Lesser Toe Deformity & Forefoot Pain Surgery
Deformities of the lesser toes are common and can be associated with significant pain and discomfort. These deformities in many cases occur over several toes and there are several surgical procedures that can be used to address this.
The goal of surgical treatment is to improve symptoms by restoring alignment and function, and preventing the deformities from re-occurring.
There are four main procedures for performing this surgery and a brief description of each follows…
This surgical procedure involves the surgeon making a straight cut is made at the base of the toe. The tendon on the top is lengthened and the joint at the base of the toe is freed up. A small incision is made across the first joint in the toe and a small piece of bone removed from it. The joints and tendons are stitched up and the toe splinted with paper stitches that hold it in the corrected position.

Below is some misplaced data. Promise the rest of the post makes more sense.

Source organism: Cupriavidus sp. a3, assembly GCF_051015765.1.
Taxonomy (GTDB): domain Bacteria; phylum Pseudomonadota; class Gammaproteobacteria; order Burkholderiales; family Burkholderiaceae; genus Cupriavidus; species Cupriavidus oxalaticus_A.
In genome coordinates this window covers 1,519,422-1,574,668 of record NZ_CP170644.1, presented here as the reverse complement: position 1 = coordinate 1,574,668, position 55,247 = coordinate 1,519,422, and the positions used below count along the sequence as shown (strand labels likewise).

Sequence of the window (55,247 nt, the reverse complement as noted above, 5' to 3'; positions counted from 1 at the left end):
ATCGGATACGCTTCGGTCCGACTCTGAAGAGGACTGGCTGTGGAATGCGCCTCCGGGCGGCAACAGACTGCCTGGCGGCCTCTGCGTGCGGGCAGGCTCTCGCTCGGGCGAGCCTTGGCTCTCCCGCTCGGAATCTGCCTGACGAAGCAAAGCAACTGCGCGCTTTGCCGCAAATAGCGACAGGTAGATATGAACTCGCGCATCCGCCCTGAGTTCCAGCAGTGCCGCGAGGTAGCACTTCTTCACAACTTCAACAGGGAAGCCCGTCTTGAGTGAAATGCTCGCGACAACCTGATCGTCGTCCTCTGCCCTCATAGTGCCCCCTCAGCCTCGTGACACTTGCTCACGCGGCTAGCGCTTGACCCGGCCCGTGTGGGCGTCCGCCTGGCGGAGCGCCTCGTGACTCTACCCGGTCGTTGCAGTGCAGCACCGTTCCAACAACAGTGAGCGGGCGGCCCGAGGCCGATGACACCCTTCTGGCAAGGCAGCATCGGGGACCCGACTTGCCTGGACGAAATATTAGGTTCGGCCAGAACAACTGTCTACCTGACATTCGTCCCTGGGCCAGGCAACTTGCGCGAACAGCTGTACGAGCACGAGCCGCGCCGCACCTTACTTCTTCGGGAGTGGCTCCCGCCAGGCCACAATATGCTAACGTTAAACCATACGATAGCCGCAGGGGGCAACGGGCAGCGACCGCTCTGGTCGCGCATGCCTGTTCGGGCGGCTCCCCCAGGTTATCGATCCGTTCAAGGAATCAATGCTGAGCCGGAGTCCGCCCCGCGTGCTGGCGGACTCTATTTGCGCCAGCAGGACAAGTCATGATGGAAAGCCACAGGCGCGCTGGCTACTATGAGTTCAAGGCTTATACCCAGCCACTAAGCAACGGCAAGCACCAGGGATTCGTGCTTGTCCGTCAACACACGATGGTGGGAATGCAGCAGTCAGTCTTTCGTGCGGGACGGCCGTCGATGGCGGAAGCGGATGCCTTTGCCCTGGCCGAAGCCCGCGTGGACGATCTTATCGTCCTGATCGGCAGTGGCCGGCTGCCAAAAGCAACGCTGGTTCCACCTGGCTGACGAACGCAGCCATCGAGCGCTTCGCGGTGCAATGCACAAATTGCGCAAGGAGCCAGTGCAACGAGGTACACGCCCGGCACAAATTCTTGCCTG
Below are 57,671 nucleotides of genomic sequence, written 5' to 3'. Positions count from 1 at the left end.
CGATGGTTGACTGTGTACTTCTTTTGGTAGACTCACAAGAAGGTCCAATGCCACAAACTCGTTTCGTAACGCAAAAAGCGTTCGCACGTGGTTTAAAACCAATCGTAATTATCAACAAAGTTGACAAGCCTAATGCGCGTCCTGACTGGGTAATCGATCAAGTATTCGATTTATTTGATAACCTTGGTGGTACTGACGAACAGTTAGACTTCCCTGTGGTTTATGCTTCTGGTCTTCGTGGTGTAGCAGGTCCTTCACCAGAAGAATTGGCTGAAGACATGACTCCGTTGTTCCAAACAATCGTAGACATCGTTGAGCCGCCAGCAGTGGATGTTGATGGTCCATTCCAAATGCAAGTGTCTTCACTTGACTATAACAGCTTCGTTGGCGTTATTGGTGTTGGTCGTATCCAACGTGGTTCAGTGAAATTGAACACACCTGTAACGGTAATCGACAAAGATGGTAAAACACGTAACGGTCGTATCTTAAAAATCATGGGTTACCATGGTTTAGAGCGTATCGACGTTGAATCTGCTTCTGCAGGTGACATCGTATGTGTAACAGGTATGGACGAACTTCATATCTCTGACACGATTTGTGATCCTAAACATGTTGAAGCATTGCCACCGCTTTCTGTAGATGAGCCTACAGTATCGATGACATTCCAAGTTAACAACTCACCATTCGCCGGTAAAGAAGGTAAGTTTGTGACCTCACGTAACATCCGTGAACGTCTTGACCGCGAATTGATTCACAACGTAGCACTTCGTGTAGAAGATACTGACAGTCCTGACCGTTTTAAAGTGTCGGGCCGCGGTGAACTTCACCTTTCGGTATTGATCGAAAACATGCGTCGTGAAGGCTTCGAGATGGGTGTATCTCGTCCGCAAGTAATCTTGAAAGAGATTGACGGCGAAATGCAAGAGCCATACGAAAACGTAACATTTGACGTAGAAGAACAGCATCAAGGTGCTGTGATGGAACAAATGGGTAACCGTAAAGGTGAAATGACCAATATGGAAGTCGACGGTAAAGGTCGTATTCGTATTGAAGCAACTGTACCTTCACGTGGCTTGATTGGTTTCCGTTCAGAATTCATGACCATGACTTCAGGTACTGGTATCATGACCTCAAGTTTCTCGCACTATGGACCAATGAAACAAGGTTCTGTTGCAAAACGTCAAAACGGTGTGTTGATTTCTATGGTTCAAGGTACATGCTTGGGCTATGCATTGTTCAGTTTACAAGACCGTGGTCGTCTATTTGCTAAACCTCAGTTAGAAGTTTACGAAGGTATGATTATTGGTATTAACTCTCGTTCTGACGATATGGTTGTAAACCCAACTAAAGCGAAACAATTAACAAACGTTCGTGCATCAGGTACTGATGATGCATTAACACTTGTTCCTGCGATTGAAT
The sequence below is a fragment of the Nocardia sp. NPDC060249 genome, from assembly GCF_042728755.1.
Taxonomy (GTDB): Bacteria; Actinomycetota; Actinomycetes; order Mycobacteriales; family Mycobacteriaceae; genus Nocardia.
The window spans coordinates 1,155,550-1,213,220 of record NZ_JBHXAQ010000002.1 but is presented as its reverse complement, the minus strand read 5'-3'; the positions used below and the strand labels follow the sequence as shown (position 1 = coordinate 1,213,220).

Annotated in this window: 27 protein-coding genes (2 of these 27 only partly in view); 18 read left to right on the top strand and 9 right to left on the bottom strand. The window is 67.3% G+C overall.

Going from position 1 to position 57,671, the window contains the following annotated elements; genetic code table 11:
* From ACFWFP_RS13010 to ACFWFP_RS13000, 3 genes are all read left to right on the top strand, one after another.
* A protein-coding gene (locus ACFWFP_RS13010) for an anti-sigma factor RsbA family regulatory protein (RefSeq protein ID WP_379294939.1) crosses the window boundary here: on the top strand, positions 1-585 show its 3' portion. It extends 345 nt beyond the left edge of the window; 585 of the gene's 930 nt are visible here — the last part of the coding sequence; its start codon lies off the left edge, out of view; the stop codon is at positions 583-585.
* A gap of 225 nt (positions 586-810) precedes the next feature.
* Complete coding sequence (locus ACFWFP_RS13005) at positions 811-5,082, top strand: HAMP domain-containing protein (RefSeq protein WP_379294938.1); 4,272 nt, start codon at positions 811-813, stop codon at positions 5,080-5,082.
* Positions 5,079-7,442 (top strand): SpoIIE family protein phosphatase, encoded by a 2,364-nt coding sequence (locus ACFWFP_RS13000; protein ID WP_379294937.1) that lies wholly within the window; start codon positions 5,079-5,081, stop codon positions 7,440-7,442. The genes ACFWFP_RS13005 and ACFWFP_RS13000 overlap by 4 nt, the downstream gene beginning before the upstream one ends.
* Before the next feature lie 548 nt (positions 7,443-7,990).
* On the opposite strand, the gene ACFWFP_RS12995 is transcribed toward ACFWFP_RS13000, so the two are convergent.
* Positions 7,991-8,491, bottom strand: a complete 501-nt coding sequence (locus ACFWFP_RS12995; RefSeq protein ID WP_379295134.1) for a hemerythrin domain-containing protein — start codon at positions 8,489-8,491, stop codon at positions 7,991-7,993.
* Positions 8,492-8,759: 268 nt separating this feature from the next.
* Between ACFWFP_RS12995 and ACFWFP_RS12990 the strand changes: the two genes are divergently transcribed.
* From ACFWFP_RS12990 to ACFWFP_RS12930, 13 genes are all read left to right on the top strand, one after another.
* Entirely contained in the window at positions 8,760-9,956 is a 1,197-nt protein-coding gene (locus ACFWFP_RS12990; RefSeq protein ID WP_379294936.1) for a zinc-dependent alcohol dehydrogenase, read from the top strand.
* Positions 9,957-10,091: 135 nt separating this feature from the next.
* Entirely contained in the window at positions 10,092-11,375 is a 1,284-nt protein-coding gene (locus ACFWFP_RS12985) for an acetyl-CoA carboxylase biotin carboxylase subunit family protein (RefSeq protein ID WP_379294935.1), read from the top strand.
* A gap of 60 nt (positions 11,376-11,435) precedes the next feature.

This surgical procedure involves the surgeon making a cut at the base of the toe in the shape of a small chevron. The joint at the base of the toe is freed up, some bone is removed from this joint and the tight ligaments are freed to allow the joint to be corrected. The top and bottom tendons are stitched together and the toe is then stabilised with a pin driven into the tip just below the nail.
The cut is stitched up and dressings applied. There is no need for a plaster.
Fusion of The Lesser Toe
A cut is made across the joint at the end of the toe and a small piece of bone is removed from each bone and as above. The toe is then held straight with either a narrow metal pin through the realigned joint, which protrudes slightly from the end of the joint, or a special screw/clip device inside the toe.
The A cut is made along the top of the toe and the tendon on the top may be lengthened. Two small cuts are made on the bottom of the toe and the bottom tendon released at the end of the toe. The tendon is split in two and passed through into the cut on the top of the toe and stitched to the tendon on the top. The skin is then stitched up and the toe splinted with paper stitches that hold it in the corrected position.